Virginia Tech redshirt freshman Landers Nolley (2) scored 30 points in his college debut.

BLACKSBURG—Landers Nolley made no bold proclamations this time around. Instead, the Virginia Tech redshirt freshman basketball player let his play do the talking.

A year of brazenly declaring his goal to “be the most impactful freshman in the country” and the “ACC rookie of the year,” Nolley finally got the chance to play in a game for the Hokies. And the 6-foot-7 Atlanta native did not disappoint.

Nolley—who redshirted last season after delays in being declared academically eligible—scored 30 points in Tech’s season-opening 67-60 win at Clemson on Tuesday night.

“Making a bold statement like that, of course, all eyes are going to be on you,” Nolley said of his preseason boast last year. “When you don’t get to back it up or produce, of course it’s going to be tough. Being held back, it’s always going to add fuel to the fire.”

Nolley burned the Tigers on Tuesday from all over the court, hitting four 3-pointers, grabbing five rebounds and making a pair of steals. He logged 37 minutes in total in his debut, showing off the versatility that his teammates saw all last year in practice.

“He can play a little bit of everything,” said sophomore forward Isaiah Wilkins. “Terrific shooter. Defends his butt off. He’ll just do whatever it takes to win.”

Wilkins knows Nolley’s skill-set all too well. He was often tasked with guarding Nolley in practice, and said it was struggle to stay in front of him in zig-zag drills last year while Nolley starred on the scout team.

Off the court, Nolley struggled with having to sit out, with not getting the chance to back up his big words from the preseason.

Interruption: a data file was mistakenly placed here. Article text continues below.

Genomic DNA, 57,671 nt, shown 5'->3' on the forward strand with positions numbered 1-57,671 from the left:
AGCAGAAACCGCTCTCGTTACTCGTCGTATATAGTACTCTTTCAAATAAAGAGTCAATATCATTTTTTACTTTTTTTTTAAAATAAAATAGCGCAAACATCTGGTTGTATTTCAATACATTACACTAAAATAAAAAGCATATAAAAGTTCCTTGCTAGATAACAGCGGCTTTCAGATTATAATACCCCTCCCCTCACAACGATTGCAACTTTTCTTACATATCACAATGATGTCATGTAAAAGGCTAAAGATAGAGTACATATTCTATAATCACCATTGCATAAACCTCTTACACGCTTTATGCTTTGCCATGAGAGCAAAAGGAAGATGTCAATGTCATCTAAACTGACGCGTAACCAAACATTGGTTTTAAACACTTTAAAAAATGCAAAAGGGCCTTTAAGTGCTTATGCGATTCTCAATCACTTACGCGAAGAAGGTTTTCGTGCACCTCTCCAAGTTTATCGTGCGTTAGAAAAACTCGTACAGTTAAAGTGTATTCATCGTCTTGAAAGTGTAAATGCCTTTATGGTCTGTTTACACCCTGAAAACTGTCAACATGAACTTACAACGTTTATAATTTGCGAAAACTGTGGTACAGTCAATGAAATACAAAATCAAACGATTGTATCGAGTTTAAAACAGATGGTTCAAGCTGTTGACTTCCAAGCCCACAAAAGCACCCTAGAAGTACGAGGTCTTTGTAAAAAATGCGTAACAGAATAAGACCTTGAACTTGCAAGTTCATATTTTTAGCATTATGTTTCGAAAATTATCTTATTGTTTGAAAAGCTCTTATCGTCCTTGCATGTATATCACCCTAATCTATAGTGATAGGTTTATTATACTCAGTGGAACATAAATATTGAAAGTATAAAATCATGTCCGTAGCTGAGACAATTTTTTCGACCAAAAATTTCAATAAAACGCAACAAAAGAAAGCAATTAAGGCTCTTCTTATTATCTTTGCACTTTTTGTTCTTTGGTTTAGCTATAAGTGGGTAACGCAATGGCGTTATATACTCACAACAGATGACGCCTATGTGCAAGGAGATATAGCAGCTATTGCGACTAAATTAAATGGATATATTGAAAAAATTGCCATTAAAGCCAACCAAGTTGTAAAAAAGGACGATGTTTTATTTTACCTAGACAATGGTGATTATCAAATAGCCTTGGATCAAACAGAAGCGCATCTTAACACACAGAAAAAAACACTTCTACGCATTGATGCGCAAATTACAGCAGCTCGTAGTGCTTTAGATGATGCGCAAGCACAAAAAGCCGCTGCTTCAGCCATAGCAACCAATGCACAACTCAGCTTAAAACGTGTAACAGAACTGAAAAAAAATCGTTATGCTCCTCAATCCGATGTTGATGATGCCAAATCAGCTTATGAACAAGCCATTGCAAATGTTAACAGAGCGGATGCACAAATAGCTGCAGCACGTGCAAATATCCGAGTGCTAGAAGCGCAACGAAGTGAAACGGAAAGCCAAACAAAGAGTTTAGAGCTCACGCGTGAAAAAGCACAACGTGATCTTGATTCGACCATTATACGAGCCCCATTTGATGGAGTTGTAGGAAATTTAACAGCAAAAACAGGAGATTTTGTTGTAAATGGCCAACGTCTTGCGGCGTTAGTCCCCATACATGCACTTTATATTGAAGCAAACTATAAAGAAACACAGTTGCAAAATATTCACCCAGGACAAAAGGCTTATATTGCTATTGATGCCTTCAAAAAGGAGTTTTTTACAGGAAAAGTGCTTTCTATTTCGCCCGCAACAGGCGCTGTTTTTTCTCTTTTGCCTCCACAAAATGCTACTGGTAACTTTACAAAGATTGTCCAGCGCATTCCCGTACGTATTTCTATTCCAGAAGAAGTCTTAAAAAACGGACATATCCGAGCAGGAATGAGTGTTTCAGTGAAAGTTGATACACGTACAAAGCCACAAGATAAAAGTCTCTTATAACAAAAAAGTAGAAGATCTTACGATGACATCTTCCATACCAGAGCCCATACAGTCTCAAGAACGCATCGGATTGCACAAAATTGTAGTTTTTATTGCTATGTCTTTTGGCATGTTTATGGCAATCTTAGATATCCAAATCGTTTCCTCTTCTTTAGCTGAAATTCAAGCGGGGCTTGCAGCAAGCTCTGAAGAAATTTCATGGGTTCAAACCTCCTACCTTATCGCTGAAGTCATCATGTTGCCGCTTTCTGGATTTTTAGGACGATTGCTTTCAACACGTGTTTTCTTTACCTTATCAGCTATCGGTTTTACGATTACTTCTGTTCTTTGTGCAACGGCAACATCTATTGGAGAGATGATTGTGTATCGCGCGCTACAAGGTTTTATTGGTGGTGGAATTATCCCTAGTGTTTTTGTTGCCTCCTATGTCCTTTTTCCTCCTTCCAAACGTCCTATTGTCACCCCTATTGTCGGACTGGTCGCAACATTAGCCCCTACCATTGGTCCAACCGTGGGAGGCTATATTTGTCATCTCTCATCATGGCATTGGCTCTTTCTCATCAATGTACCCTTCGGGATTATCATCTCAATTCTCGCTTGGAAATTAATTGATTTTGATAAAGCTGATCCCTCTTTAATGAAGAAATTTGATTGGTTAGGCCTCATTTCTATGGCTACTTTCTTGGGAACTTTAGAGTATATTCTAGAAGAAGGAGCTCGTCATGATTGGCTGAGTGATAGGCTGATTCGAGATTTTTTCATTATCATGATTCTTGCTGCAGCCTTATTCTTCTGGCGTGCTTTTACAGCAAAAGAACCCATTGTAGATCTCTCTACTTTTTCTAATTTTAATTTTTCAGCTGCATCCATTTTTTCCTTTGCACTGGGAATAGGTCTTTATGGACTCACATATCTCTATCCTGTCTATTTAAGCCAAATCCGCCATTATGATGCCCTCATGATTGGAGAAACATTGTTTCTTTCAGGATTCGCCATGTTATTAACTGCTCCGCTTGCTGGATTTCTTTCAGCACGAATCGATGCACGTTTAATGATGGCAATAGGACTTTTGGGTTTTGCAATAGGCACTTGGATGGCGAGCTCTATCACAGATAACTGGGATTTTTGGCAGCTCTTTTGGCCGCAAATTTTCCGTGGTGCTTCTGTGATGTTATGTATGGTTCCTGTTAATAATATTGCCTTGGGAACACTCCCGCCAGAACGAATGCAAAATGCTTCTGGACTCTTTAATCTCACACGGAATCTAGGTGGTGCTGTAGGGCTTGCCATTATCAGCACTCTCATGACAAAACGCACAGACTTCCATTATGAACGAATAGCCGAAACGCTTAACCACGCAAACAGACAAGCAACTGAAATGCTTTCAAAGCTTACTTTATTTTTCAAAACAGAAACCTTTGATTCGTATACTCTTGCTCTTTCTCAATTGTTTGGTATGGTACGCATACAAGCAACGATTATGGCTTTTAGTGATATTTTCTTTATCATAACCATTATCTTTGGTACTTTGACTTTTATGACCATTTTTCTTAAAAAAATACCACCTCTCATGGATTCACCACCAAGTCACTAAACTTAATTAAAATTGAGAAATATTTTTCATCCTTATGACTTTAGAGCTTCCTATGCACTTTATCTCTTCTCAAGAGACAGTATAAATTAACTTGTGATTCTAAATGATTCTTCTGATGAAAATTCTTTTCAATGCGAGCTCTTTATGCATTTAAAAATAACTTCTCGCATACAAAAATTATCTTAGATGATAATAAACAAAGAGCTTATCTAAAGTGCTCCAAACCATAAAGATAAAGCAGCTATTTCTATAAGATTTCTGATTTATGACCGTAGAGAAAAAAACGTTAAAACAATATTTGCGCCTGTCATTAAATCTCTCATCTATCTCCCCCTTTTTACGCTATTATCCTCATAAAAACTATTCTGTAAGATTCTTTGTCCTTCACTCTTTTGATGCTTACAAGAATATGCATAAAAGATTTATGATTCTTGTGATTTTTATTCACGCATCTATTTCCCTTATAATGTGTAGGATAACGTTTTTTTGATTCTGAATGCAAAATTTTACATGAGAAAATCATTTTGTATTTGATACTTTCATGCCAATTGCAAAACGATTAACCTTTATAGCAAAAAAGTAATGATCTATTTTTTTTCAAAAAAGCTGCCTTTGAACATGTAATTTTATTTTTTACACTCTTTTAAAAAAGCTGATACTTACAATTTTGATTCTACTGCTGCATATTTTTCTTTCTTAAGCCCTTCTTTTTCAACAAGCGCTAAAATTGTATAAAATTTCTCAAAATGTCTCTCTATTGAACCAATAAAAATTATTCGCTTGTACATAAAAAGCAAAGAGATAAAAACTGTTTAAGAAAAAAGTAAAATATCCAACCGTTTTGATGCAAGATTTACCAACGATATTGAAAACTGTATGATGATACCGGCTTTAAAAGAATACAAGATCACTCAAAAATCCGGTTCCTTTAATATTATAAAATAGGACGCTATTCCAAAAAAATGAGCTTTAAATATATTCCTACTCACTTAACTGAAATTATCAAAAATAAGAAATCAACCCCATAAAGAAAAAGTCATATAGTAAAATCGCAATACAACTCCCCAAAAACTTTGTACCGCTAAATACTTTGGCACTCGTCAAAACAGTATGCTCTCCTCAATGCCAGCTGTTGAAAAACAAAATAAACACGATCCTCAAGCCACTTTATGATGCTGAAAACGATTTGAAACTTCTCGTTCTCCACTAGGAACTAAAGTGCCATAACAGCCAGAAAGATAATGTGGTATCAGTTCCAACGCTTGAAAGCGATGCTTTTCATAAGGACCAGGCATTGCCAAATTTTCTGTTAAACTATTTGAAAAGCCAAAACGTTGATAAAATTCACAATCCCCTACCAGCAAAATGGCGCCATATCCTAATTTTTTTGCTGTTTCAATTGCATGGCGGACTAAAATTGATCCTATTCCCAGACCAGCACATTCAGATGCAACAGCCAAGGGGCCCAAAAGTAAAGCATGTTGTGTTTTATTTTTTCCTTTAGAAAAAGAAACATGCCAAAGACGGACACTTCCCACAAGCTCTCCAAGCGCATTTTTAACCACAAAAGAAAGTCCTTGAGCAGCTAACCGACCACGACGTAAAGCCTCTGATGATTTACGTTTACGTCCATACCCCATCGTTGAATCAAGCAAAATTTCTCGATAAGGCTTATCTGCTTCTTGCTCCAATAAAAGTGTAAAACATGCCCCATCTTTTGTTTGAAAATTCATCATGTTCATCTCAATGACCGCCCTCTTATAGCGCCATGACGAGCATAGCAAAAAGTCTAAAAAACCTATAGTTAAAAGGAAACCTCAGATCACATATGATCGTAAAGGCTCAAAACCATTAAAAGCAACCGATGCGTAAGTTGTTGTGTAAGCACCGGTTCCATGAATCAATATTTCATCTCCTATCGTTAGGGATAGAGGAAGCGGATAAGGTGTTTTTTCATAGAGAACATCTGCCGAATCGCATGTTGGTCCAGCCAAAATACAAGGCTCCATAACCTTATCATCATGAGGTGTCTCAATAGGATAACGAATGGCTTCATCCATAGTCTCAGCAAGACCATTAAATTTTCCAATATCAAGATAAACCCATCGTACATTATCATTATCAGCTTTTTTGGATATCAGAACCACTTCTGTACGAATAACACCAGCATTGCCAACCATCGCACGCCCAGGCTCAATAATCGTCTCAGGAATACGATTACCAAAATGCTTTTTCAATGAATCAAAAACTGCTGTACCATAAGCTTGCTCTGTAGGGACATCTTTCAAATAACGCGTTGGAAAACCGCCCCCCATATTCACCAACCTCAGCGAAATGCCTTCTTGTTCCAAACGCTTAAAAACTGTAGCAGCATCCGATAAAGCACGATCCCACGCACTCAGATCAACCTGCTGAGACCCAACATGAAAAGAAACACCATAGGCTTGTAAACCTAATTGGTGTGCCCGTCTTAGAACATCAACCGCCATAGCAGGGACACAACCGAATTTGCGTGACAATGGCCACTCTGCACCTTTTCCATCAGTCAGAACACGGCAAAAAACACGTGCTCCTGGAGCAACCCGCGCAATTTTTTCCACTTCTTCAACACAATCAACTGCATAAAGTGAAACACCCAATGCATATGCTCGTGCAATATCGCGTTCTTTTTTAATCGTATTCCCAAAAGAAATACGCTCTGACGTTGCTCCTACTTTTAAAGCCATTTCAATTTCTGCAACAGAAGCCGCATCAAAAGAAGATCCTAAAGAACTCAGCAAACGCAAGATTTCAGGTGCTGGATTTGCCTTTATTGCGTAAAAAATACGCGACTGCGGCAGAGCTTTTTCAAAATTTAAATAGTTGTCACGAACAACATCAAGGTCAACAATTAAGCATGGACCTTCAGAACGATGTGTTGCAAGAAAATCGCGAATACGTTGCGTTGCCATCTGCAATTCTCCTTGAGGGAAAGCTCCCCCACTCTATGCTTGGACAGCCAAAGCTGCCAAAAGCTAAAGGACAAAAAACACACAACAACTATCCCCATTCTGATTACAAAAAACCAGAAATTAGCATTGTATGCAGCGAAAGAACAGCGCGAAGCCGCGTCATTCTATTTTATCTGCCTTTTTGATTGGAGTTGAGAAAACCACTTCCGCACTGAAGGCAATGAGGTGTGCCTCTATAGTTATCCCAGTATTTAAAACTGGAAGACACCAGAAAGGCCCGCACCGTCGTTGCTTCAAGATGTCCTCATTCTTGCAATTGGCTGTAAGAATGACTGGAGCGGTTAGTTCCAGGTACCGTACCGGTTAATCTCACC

“He took it kind of tough,” said Tyrece Radford, Nolley’s freshman year roommate who also redshirted. “Every day, I’d just see the look on his face. He was like, ‘Bro, I wanna play.’”

Instead, Nolley sat out the year, using practices to get better while learning from the program’s stars, players like Justin Robinson, Nickeil Alexander-Walker, Ahmed Hill and Kerry Blackshear Jr.

That group, coached by Buzz Williams, led the Hokies to the Sweet 16, where they came within a basket of upsetting Duke. They’re all gone now. Williams bolted for a job at Texas A&M. Robinson, Hill and Ty Outlaw were seniors. Alexander-Walker left school early for the NBA draft. Blackshear Jr. transferred to Florida.

In fact, Nolley—who originally committed to Georgia in high school before Williams flipped him to Tech—considered leaving, as well. He entered his name in the NCAA’s transfer portal.

“I’m here because I feel like this is home,” Nolley said. “What Coach [Mike] Young and the staff said to me and what they needed me to do is what I want to do. I felt loved. So I stayed.”

Nolley bristles when asked how close he came to transferring.

“I wasn’t close to nothing,” Nolley said. “I was in the portal for a reason. I stayed for a reason. Coach Young made me feel loved. The mission that he sees, the plan he has for me is amazing.”

Tuesday night at Clemson, Nolley offered a glimpse of that plan.

“Obviously, Landers Nolley was the best player on the floor,” said Clemson coach Brad Brownell. “We kind of knew that going in. He was the difference maker.”

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